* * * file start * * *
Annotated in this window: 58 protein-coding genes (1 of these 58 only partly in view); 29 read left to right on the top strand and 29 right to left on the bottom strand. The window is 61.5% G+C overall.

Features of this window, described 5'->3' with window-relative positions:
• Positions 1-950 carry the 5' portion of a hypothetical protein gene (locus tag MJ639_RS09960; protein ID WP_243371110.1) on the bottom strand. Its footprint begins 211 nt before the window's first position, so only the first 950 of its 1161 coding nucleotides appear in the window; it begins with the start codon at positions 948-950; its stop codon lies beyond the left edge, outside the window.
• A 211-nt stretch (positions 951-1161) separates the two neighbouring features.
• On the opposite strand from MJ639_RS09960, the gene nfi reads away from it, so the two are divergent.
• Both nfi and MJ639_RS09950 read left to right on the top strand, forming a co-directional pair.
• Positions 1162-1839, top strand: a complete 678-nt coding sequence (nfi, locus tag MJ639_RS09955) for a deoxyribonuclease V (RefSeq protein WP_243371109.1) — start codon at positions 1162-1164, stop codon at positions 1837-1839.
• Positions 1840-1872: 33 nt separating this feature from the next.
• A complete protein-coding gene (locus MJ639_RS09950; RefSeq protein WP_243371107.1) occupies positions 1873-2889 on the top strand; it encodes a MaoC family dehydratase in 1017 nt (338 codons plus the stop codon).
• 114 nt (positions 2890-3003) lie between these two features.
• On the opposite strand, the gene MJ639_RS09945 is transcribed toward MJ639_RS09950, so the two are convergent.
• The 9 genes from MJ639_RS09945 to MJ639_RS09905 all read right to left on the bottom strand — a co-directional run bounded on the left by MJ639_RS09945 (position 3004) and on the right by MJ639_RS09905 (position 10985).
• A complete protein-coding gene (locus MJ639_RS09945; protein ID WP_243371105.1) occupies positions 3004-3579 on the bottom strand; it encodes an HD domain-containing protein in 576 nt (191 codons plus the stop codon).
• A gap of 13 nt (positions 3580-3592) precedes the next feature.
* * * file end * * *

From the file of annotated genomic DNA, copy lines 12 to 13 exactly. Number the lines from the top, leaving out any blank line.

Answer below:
• The 9 genes from MJ639_RS09945 to MJ639_RS09905 all read right to left on the bottom strand — a co-directional run bounded on the left by MJ639_RS09945 (position 3004) and on the right by MJ639_RS09905 (position 10985).
• A complete protein-coding gene (locus MJ639_RS09945; protein ID WP_243371105.1) occupies positions 3004-3579 on the bottom strand; it encodes an HD domain-containing protein in 576 nt (191 codons plus the stop codon).